For Buddhist monks to have joy, they must bring joy to others.
With that pursuit in mind, the Tibetan monks of the Gaden Shartse Monastery did just that when they visited Colusa last week.
The traveling program, known as the Sacred Earth and Healing Arts of Tibet Tour, officially kicked off the 2018 Virginia Yerxa Community Read project, a yearlong celebration of this year’s book in common, “The Book of Joy,” by Archbishop Desmond Tutu and the Dalai Lama.
“Each year is unique,” said VYCR Organizer Roberta James. “We try to make it that way. Every single year brings some new gift, not just to me personally, but to the community.”
Over two days, March 27-28, the monks performed traditional Tibetan music, answered questions about their monastery, offered healing rituals and personal blessings, and taught the community calligraphy and sand art.
The Colusa County Library was filled to the brim on March 28 as the monks helped children and adults make temporary painting using colored sand, a ritual of creating something beautiful and then dismantling it once it is completed to symbolize the Buddhist doctrinal belief in the transitory nature of material life. “I loved it,” said Emily Gomez, who along with others enjoyed creating a variety of images. “It’s very relaxing.”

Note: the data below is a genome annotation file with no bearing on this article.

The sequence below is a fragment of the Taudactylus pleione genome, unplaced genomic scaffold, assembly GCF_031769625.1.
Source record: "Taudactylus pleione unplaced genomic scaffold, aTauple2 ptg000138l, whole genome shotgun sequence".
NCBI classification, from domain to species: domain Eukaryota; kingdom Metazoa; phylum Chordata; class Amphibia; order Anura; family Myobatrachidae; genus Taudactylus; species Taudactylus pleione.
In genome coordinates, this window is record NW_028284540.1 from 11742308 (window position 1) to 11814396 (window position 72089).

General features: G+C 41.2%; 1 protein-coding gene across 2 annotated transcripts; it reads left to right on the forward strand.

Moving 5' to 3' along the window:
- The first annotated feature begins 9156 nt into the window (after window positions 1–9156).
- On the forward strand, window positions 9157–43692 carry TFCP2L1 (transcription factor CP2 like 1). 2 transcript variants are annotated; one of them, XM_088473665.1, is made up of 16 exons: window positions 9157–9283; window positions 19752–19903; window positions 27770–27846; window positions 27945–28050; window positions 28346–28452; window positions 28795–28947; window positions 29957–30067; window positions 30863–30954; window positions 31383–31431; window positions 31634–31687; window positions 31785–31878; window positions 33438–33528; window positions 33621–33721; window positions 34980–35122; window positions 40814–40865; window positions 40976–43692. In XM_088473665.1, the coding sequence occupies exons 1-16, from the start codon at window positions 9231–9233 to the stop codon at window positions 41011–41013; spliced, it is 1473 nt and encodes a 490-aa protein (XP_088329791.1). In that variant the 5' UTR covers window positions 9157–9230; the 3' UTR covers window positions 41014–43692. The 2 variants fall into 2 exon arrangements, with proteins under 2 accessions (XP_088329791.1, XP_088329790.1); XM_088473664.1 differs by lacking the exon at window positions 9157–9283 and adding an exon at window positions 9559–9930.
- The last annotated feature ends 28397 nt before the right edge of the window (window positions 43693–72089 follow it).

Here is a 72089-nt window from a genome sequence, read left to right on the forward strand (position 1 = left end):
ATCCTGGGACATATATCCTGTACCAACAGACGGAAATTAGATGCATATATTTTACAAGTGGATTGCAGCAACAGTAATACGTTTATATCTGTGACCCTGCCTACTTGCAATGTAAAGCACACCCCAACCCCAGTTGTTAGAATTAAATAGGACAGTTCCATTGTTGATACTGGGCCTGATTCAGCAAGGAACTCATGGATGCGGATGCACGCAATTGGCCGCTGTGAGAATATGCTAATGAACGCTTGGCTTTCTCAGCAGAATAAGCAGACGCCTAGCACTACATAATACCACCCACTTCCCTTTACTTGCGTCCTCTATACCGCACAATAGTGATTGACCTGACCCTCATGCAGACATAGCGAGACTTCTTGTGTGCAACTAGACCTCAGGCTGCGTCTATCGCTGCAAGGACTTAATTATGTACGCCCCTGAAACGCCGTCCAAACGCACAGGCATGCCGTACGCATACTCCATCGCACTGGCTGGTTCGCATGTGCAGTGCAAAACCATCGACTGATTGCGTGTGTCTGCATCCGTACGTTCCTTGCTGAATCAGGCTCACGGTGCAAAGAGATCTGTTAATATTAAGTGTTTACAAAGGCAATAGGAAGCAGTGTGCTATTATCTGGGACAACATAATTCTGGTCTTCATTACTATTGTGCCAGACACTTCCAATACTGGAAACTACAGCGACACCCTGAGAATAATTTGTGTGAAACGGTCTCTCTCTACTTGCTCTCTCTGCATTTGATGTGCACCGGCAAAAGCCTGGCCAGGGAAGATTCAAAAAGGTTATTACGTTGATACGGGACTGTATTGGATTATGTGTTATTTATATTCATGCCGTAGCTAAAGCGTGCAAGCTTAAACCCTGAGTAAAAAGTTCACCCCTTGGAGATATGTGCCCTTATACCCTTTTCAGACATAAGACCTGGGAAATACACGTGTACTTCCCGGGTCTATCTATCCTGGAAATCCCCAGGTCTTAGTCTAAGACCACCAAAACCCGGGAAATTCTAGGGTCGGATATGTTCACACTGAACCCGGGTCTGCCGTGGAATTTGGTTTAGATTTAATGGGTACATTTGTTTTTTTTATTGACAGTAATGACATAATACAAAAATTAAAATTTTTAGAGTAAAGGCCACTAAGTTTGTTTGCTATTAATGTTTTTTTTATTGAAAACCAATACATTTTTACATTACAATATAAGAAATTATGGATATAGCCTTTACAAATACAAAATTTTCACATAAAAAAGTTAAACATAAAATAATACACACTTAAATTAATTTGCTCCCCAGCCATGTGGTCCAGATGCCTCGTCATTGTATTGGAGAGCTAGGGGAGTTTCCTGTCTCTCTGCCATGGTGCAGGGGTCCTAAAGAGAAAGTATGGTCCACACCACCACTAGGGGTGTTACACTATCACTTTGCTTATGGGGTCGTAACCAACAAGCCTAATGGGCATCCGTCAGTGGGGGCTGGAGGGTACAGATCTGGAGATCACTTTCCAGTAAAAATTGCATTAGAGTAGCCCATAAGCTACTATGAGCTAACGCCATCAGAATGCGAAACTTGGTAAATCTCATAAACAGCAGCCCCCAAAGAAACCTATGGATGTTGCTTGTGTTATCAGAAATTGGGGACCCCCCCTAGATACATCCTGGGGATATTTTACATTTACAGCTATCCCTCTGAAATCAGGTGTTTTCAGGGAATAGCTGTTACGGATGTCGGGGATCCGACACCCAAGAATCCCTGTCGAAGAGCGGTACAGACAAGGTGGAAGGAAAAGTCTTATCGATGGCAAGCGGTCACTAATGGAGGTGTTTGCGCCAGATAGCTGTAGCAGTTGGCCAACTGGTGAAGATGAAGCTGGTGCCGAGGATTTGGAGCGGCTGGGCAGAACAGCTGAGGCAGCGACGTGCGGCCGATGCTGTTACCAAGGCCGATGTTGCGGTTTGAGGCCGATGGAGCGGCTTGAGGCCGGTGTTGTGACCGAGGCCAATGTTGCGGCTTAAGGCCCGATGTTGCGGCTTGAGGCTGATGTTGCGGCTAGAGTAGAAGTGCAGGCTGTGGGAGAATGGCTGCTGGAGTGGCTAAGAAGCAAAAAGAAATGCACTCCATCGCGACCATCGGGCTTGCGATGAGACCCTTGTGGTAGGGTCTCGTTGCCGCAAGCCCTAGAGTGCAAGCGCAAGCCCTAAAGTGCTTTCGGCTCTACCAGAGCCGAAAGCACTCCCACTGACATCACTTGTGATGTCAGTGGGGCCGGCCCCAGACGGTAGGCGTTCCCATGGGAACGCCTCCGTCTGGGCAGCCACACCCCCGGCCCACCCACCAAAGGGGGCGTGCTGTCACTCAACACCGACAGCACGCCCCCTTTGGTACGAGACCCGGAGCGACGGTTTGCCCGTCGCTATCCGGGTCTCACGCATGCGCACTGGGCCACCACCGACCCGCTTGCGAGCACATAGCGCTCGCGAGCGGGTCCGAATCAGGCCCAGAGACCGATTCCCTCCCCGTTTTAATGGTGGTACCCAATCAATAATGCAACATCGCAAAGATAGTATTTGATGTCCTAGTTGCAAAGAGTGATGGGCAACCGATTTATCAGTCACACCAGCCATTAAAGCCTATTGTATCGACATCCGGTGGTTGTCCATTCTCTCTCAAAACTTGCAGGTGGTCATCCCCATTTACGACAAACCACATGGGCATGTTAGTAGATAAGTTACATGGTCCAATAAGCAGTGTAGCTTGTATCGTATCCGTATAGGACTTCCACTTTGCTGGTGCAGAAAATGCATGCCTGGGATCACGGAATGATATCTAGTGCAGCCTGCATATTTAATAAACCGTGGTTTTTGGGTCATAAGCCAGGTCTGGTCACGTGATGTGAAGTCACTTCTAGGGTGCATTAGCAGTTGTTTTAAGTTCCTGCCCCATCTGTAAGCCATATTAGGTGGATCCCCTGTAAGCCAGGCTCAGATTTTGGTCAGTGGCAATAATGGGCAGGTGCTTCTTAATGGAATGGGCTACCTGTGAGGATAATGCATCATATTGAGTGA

The Sacred Earth tour helps raise money to support the Tibetan refugee community in India, and the 1,600 Buddhist monks who lives at Gaden Shartse.
“The monks have no country,” said Lobsang Wangchuk, who serves as the USA tour director for the Gaden Shartse Monastery. “They are not citizens of India. They are not citizens anywhere.”
Since the Chinese invasion of Tibet in the 1950s, Tibetans have lived without basic rights and freedoms, which resulted in thousands of people fleeing the country during the dead of night to settle in India.
Many young boys and girls enter the monasteries to escape poverty, although they can leave at the age of 18.
“To be a monk is a great honor,” Wangchuk said. “Every family strives to have at least one of their children enter the monastery.”
The Sacred Earth tour was the first of several events planned for this year’s community read project, James said.
The “Book of Joy” is co-authored by Douglas Abrams and summarizes a weeklong conversation between the Dalai Lama and the Archbishop, who came together in April 2015 in Dharamsala.
The Friends of the Library Book Club is also reading this year’s VYCR selection and will discuss the book at their 6:30 meeting in the Morse Conference Room of the Colusa County Library on Thursday, April 5.
Virginia Yerxa Read Day on April 28 will include yoga and meditation classes, and a panel discussion with Chico State University professors Micki Lennon, Kate McCarthy and Joel Zimbelman, from the Comparative Religion Department, who will be presenting their views of “The Book of Joy.” A question and answer session will follow, James said. ■